Joe collects the clay for his pieces near the village and uses traditional, contemporary, and realistic designs in his creations. He notes there are four basic designs on Santa Clara pottery, each with a symbolic meaning. These designs are the Avanyu, or water serpent, symbolizing prosperity and well-being; the feather of the eagle symbolizing protection; the kiva step symbolizing spirituality in life; and the bear paw, symbolizing strength and protection. In addition to these traditional designs, Joe uses symbols of nature, ancient Mimbres designs as well as others. He expertly etches designs into the pottery, sometimes adding color to the images. Joe also creates the black carved pots that are so well known at Santa Clara. Using ancient methods of hand coiling and hand polishing with agate stones, the pots are fired with cedar wood and horse manure to give birth to wonderful art objects.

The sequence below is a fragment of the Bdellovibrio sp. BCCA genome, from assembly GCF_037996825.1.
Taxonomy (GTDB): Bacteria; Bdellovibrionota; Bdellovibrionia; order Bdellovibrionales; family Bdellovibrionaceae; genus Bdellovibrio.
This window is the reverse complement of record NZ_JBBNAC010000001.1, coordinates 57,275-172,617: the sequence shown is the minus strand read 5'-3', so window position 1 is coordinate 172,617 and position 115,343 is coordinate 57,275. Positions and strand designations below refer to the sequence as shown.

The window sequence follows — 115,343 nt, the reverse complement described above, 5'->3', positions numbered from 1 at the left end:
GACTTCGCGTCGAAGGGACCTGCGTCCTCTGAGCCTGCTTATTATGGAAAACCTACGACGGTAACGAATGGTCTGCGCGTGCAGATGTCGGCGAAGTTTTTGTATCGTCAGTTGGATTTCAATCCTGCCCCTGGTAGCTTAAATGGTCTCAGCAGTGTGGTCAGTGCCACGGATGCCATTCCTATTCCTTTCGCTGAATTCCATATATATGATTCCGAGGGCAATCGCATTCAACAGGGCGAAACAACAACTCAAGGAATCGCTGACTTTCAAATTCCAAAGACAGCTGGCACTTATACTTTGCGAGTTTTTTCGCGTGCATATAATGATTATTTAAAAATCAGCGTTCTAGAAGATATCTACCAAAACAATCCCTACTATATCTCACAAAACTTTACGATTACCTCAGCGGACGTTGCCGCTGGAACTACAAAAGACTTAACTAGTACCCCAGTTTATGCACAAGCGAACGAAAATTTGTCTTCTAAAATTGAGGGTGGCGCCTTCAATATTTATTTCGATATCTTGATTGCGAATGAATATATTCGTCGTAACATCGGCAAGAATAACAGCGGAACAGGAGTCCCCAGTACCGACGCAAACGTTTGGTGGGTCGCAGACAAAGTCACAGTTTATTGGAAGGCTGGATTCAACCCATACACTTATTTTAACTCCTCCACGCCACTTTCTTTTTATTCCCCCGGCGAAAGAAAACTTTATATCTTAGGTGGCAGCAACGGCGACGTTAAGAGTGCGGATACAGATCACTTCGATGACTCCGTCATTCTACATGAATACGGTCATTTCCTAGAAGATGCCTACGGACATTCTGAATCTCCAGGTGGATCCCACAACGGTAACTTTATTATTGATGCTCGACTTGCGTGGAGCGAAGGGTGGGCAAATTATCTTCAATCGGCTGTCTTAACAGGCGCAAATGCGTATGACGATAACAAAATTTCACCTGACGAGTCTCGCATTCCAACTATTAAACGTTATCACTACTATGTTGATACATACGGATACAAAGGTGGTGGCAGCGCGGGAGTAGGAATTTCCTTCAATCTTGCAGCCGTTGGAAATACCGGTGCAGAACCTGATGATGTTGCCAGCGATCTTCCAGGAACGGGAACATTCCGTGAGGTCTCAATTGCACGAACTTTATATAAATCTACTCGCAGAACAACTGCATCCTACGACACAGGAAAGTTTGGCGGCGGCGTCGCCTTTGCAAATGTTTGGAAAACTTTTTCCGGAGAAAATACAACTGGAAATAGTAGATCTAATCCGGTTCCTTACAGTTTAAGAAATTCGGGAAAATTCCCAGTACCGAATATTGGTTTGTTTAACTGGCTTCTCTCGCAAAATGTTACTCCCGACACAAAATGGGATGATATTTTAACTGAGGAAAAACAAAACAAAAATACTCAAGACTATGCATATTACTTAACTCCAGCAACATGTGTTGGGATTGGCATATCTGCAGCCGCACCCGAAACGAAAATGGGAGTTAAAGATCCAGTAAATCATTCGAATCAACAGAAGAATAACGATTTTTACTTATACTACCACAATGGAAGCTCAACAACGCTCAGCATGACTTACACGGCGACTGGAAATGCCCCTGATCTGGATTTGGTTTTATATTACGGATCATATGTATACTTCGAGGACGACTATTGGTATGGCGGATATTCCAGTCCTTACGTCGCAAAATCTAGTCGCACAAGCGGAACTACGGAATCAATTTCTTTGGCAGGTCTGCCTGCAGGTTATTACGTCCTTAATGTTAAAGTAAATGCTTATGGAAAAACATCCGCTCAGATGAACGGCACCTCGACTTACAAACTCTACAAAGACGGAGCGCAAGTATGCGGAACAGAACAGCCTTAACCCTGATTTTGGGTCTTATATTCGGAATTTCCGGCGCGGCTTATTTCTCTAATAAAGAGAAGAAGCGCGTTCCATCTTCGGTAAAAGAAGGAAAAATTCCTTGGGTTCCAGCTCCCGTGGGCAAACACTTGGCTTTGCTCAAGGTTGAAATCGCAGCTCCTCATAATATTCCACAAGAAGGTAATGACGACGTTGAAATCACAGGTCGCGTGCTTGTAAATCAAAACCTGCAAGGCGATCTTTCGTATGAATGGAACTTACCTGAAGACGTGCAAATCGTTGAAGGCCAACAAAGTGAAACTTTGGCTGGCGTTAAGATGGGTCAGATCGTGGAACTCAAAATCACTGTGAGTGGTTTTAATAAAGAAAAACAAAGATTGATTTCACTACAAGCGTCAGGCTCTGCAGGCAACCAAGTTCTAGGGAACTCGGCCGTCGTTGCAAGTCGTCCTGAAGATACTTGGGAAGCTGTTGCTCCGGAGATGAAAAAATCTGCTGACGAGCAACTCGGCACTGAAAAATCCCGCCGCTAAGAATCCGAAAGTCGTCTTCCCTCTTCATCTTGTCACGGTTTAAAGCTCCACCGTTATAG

Never content with the status quo, Joe is an artist who is always trying something new. On some pots he uses the sienna technique to burn carbon off a black pot in spots, turning them red or brown again. This technique requires a steady hand and alert eye, as the high temperature from an acetylene torch can damage a pot if it is not used carefully. Other pots have bright colors added from commercial ceramic paints, giving them a very contemporary look. Occasionally Joe will experiment, adding unexpected elements such as a mother of pearl button or plastic eye on a very modern fish.
Joe has won numerous awards and has exhibited at several shows to include Eight Northern Pueblos, Red Earth Festival, Indian Art Northwest, Eiteljorg Museum, the Heard Museum, Kituwah, Santa Fe Indian Market and Tesoro. He describes his pottery making best stating, “I strive to become one with the Spirit of the clay. Together we can make vessels of beauty for others to enjoy.”